Bubbles can be fun, but they can also signal damage. People blow bubbles in soap for entertainment but complain when they appear in paint on a wall or new linoleum. Bubbles in your body are painful. When they appear in the skin on your feet, you develop skin sores called blisters.
Your skin is versatile. It has to be able to protect your body’s interior from outside forces and pathogens, while still remaining flexible enough to stretch and move with you. Still, pressure and friction can cause damage. Blisters are fluid-filled bubbles that appear in the skin when it has been subjected to an extended period of rubbing. The damaged top layers of skin separate from the lower layers to protect them. The space between then fills with clear serum. The resulting bump is very sensitive to the touch, which can make it painful to wear shoes or participate in some activities.
These sores develop fairly quickly. Wearing too-tight or stiff footwear can create one or more in just one day—or even a few hours. You can develop blisters almost immediately from other sources, too, like second-degree burns from extreme heat. Some first degree burns, chemicals, and allergies may cause vesicles to pop up a few days after the initial exposure. Even some infections can raise these bumps on the skin.
Usually small sores like these aren’t serious, but they can become infected. They are a weak point in the skin where bacteria could potentially enter. If a blister develops an infection but stays intact, the fluid inside may fill with pus and ooze.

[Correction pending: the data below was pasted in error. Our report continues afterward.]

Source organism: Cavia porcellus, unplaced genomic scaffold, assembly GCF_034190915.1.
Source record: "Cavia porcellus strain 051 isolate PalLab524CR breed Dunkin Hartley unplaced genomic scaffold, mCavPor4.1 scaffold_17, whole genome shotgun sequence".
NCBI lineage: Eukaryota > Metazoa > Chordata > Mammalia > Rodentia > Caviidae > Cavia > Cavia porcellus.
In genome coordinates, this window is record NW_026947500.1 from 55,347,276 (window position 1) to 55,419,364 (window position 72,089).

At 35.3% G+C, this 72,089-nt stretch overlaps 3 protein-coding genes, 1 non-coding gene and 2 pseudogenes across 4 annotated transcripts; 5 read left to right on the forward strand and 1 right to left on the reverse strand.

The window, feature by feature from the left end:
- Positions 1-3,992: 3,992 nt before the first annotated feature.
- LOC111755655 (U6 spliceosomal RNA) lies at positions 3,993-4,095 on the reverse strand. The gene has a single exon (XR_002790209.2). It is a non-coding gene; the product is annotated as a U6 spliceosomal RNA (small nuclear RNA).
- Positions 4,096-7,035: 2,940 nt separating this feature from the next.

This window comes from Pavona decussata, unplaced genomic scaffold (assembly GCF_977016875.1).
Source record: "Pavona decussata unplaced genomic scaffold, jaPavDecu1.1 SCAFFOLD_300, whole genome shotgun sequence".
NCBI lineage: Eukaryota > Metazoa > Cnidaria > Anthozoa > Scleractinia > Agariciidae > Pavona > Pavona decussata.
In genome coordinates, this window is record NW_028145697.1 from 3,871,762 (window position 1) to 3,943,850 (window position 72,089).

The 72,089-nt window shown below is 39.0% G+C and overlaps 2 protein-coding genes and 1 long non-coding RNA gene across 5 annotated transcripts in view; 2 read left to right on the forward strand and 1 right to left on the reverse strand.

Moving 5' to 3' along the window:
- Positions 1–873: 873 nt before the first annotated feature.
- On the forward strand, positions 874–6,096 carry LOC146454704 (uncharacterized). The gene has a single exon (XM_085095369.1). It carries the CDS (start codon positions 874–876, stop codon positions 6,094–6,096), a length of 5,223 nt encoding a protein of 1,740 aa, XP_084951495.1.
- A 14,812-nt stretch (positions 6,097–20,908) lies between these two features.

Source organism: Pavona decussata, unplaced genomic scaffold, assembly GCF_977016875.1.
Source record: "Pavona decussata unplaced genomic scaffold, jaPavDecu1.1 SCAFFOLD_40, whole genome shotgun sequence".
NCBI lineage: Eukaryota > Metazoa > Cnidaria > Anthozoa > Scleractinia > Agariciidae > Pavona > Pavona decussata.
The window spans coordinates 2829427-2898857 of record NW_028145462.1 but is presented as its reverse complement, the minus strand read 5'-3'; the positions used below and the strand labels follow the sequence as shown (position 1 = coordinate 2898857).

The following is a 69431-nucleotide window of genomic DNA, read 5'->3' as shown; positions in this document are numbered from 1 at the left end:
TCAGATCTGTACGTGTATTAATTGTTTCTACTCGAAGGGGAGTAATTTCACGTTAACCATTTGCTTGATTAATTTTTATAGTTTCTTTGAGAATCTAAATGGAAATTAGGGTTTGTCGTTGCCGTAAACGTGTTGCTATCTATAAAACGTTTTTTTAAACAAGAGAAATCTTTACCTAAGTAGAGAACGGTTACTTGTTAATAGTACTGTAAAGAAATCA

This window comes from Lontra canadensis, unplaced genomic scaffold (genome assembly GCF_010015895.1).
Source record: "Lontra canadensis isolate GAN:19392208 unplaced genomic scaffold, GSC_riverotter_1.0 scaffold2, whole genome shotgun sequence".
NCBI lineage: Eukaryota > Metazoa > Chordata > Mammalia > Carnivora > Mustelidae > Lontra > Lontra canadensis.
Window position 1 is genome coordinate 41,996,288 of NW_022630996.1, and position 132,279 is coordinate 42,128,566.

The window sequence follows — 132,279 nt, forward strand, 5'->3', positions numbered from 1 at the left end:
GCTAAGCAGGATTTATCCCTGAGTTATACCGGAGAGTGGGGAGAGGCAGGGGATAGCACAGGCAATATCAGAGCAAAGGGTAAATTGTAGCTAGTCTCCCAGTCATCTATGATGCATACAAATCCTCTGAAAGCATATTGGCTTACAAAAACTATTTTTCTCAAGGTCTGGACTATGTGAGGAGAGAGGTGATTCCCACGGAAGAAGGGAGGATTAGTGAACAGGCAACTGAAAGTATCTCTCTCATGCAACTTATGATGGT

Soothing the Skin
There are many ways you can care for small skin sores like these. If you have diabetes or some other condition that negatively affects your immune system, they need prompt care to prevent complications. Dr. Darren Silvester and our Next Step Foot & Ankle Clinic team can help you manage the painful spots safely, so they heal instead of deteriorating. We can also help you determine what probably caused the blisters, so you can work to prevent them in the future.
If the blister is intact, try not to puncture it. Instead, clean it with soap and water. Then cover it with a bandage and pad to help reduce pressure on the vesicle. Icing the spot periodically can help with any discomfort. Avoid wearing tight shoes that aggravate the problem as well. If the sore has already ruptured, clean it carefully and rub antibacterial cream over it to help prevent infections. Then bandage and pad the vulnerable area. Since diabetes so dramatically increases your risk for ulcers, if you have the disease, all sores, even small ones, should be checked by our staff rather than just caring for them at home.
We may need to drain particularly painful blisters. We will wash the affected area, then use a sterilized needle to puncture the edge of the bubble and slowly drain the fluid. After that we’ll treat the area to prevent infections and cover it in a bandage.
Avoiding the Sores
Preventing these sores in the first place can save you a world of trouble. You need to protect your skin from friction. This may mean changing your shoes or socks so your footwear doesn’t squeeze or rub your feet. Padding or taping high-friction areas, particularly when you’re active, can help reduce rubbing and discomfort. Keep your feet dry, too—sweaty moisture makes blisters more likely.
Blisters are painful little injuries that can make it uncomfortable for you to wear many types of shoes or participate in some activities. They are common problems with easy treatments, though, so you don’t have to limp around when one appears. Let Dr. Darren Silvester at Next Step Foot & Ankle Clinic help you manage skin issues on your lower limbs. You can make an appointment by submitting a form through our website, or by calling our Pleasanton, TX, office at (830) 569-3338.